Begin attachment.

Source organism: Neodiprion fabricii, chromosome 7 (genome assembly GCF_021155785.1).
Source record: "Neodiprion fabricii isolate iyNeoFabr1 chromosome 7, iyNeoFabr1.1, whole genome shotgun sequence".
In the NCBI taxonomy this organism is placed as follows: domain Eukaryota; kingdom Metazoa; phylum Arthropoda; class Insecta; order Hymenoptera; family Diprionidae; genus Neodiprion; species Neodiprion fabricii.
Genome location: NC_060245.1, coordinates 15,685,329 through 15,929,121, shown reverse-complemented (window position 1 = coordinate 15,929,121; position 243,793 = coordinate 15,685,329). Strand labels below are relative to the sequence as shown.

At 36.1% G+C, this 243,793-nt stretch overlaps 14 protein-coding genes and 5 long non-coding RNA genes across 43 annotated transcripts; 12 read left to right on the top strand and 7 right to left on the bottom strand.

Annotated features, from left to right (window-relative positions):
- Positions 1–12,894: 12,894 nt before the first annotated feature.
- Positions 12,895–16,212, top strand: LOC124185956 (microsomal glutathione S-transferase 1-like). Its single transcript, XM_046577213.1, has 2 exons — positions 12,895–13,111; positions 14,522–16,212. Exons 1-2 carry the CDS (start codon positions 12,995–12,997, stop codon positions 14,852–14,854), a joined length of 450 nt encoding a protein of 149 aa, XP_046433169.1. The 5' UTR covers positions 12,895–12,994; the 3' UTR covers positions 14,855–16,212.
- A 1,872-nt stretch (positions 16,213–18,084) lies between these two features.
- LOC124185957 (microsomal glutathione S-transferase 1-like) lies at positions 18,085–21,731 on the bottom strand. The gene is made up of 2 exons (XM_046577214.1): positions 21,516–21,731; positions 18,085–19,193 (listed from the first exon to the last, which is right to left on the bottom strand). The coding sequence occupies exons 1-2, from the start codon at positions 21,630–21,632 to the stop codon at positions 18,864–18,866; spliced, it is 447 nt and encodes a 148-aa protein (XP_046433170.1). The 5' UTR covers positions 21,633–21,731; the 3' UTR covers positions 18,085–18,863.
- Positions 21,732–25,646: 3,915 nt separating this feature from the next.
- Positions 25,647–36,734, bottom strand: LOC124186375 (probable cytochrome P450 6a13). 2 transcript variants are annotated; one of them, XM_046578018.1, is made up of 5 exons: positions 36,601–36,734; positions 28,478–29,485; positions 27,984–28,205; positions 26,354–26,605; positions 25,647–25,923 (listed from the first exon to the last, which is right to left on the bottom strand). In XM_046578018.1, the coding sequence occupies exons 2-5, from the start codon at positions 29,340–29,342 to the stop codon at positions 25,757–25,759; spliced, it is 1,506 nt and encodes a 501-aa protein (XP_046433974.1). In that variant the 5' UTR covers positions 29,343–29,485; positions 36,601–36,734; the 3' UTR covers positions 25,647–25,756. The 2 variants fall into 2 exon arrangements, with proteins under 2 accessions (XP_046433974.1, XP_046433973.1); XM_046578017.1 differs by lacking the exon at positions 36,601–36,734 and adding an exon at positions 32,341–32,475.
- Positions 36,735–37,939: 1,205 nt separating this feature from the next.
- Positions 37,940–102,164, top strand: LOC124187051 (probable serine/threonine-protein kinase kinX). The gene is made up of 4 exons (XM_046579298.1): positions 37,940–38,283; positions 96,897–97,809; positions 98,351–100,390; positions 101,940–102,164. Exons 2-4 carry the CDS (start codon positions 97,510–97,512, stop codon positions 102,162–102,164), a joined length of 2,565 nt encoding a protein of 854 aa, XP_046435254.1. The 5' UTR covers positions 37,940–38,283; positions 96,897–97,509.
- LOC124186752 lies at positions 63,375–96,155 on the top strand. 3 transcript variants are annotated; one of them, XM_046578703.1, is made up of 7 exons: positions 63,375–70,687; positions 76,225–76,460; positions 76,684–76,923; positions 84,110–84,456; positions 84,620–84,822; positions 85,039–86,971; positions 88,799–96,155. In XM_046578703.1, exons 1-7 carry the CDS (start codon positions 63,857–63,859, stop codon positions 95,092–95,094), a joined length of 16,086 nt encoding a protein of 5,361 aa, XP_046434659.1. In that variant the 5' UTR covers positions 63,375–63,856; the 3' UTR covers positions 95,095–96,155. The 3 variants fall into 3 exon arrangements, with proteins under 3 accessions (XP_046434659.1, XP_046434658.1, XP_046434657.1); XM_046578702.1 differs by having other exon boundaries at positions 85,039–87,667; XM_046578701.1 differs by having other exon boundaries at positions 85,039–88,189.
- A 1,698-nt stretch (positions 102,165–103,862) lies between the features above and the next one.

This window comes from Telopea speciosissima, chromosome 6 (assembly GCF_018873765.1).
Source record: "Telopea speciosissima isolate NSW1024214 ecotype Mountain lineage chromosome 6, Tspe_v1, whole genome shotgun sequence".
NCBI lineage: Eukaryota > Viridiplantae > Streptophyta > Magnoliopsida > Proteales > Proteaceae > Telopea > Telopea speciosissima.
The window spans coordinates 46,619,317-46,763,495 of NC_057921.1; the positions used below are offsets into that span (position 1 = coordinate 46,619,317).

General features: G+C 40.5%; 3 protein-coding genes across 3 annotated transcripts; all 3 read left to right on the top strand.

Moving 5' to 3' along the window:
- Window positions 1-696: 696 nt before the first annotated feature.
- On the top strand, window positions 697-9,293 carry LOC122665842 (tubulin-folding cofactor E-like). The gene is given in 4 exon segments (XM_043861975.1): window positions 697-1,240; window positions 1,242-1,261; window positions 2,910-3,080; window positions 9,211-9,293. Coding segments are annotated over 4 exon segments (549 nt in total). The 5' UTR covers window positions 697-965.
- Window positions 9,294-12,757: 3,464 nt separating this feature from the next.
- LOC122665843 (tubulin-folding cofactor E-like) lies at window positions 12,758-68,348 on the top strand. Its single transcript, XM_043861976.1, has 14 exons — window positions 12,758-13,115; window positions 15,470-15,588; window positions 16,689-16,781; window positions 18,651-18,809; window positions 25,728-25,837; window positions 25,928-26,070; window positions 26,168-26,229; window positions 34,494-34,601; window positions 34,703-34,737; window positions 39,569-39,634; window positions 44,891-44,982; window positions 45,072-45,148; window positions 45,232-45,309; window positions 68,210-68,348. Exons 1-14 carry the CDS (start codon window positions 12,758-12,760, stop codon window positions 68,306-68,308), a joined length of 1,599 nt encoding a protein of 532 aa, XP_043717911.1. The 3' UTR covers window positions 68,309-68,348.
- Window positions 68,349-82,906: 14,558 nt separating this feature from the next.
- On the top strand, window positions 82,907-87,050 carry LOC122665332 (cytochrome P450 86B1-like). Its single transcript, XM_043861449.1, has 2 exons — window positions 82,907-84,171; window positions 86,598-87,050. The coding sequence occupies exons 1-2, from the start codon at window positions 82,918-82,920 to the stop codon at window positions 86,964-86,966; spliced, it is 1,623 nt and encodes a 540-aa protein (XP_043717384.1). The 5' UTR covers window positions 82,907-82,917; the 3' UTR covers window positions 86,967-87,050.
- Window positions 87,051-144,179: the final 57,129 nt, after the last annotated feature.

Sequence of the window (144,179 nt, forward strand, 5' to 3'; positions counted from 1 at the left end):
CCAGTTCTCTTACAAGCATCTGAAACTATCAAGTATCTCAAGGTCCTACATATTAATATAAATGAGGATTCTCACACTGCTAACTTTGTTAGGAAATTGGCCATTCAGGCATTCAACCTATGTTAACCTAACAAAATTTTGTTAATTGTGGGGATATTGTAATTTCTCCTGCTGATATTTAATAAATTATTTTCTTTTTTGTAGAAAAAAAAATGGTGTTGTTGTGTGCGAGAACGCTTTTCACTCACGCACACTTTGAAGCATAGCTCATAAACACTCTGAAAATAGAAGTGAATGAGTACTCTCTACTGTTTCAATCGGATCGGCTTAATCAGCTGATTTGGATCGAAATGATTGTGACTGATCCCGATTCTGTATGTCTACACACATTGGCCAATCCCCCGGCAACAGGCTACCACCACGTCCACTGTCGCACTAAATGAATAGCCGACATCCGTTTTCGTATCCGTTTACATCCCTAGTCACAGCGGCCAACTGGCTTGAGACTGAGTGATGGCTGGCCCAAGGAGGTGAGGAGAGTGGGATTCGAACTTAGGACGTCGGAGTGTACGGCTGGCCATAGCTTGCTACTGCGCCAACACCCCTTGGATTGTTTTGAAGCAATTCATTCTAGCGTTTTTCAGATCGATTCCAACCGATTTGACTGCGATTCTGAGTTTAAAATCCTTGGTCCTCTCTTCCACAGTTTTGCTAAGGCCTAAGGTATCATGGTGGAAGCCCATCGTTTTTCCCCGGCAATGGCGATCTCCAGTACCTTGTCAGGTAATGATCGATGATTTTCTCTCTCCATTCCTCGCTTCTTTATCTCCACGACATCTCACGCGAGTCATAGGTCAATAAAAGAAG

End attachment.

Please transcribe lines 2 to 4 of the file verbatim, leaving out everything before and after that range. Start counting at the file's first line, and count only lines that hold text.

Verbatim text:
Source record: "Neodiprion fabricii isolate iyNeoFabr1 chromosome 7, iyNeoFabr1.1, whole genome shotgun sequence".
In the NCBI taxonomy this organism is placed as follows: domain Eukaryota; kingdom Metazoa; phylum Arthropoda; class Insecta; order Hymenoptera; family Diprionidae; genus Neodiprion; species Neodiprion fabricii.
Genome location: NC_060245.1, coordinates 15,685,329 through 15,929,121, shown reverse-complemented (window position 1 = coordinate 15,929,121; position 243,793 = coordinate 15,685,329). Strand labels below are relative to the sequence as shown.